I have to say that the reason why I believe my dog could carry his own back pack is because last Nov I became seriously ill and my dog knew I was sick before I did and we got two houses down from ours before he started to demand and push me back into the house. And yep, I looked in the mirror and saw the tell tale signs that told me I needed to go to the hospital. That is one smart dog boy.

      • Libby says:

        Lucy and Beau sound like two very smart dogs! I’m impressed. And a little jealous. The cocker spaniel my family had when I was a kid wasn’t bright enough to take her paws off her ears while trying to stand up.

  5. Mike H. says:

    Some years ago, there was a political cartoon about the disasters in various regions of the US. Around Arizona, it was “Evan Meacham”!

  6. EmilyCC says:

    You do live in a fabulous ward, Libby. I was just thinking about that ward earlier today before I read your post.

    I think the best food storage tip I got was in the stake I’m living in, which is buy one of those Costco-size bags of peanut M&M’s because isn’t everything a little easier to deal with when you’ve got a handful of those?

    And, the Diva Cup…I keep meaning to try one, but I’m lazy about ordering stuff off of the internet. I LOVE that your RS mtg had a discussion about it, though!

    • Libby says:

      Emily, that would count as rotating food storage in my house. And I will say that a not-insignificant part of my family’s food storage is in the form of Girl Scout cookies.

      • Diane says:

        As long as they are the Peanut butter tagalongs you’ll be perfectly okay. Peanut butter gives protein and chocolate has anti oxidants.

        Don’t you just love justification and rationalization

    • April says:

      You can by softcup at grocery stores. (I am a big fan.) http://www.softcup.com/

  7. Rachel says:

    I love it. And strangely love putting together emergency supplies. I think it has something to do with all of the Gary Paulsen/”Hatchet” books I read as a kid. Mine usually have a lot of water, batteries (with accompanying flashlight), Trader Joe’s indian food packets and lots and lots of lara bars.

  8. jks says:

    I tried the Diva cup. It didn’t work for me. I wonder who I can ask to get some advice.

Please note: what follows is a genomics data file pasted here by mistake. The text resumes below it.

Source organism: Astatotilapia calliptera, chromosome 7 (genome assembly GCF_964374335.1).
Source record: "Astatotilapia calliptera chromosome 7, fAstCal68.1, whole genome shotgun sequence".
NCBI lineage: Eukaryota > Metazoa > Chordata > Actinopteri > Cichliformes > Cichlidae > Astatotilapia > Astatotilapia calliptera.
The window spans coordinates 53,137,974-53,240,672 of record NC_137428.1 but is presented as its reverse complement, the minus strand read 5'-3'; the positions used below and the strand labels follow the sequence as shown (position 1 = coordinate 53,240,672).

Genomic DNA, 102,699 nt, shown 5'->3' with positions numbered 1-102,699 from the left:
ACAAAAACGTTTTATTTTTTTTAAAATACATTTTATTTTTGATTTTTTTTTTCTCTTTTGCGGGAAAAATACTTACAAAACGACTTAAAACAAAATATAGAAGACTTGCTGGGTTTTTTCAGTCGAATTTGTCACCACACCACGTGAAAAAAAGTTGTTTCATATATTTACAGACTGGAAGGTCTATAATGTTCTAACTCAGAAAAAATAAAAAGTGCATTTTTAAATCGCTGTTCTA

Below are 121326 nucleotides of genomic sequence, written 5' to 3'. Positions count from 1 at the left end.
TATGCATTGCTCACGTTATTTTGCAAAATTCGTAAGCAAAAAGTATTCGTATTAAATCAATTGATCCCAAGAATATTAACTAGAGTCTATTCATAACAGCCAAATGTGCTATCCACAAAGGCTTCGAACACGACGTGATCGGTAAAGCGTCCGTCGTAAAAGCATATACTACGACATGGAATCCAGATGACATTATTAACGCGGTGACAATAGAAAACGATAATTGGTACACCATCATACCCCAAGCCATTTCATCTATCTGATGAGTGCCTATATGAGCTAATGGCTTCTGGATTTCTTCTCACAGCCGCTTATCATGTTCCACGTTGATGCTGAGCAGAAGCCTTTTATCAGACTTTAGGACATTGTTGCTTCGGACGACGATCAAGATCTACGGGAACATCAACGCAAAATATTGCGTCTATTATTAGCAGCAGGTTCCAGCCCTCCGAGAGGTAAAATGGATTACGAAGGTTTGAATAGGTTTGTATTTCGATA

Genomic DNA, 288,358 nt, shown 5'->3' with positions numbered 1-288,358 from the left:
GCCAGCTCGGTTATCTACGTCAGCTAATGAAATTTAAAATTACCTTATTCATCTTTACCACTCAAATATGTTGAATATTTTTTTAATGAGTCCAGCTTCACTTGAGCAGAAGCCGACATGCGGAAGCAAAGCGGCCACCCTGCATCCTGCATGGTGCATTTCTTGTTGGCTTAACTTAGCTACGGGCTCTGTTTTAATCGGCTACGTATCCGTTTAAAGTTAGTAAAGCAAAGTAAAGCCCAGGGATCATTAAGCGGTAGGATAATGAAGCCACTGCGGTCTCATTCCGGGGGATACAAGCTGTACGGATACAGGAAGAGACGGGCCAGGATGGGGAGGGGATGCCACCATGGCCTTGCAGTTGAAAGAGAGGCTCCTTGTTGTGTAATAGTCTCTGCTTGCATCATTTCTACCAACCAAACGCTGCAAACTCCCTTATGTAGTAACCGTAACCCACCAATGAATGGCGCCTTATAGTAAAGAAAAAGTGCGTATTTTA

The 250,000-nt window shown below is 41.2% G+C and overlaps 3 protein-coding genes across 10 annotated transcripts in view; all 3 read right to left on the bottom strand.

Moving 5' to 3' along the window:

9. Annie B. says:

    Oh my gosh, I love this post. “Is it possible for dogs to carry/drag own 72-hour kits? Acknowledgement that cats are unlikely to do so. Hamsters?” Hehee… In my experience, tongue in cheek or dark senses of humors are absolute necessities in the event of a disaster. A family motto of ours when disaster strikes: “The beatings will continue until morale improves.”

    My mom and dad cleaned out their storage room a while back and found a stash of 10 year old 72 hour kits put together during a long past FHE. They revealed the contents while my sister and I were there for Memorial day breakfast. It was like opening a time capsule. My dad, ever the outdoorsman, scout-leader, and preparedness guru had the smallest stash (his real, regularly updated 72 hour kit is kept in a high-end internal frame pack in his suburban at all times). My mom’s was the most complete with full first-aid kit, triangle bandages, trail mix, homemade dried fruit, whistle, water bottle, sunscreen, sunglasses, ect. My sister’s was probably the most entertaining. She was in high school at the time the kits were put together, and her kit contained, among other necessities, a pair of what she now calls granny panties, the only style of underwear my mom sanctioned (if we bought anything brightly colored or with a flattering cut, it would mysteriously disappear from the wash).

    • Libby says:

      Annie, that sounds like a hilarious breakfast! (Also, the key to keeping your fun underwear is hand-washing it in the bathroom sink.)

  10. MB says:

    Good post. Made me smile.

    I’m all in favor of disaster preparedness. Our house caught on fire a couple of weeks ago.

    I must say that I am very grateful for the RS meeting years ago that taught me about keeping copies of vital records in a binder and important files in a portable file tub that I could grab in a hurry. Knowing where most of the things we’d need were and being able to get them out in the five minutes we had before the smoke was too thick to breathe safely was a blessing.

    Things we didn’t have in the 72 hour kit that will go in the next one: contact lens solution and an extra set of keys to the car.

  11. MB says:

    And current back up discs/drives for our computer would be handy too.

  12. Robin V says:

    Delightful post!

  13. clank says:

    Such a great read. Bravo. What a funny group.
    And I add my allegiance to the Diva Cup. The best thing, in that department.

  14. Rahel Ringger says:

    This is hilarious. My cheeks are hurting.

  15. Andrea Jay says:

    My favorite bit was the delightful instructor muttering prayers that she had put a BoM in her kit after she pulled out the Jurassic Park novel, she had. It was a great activity.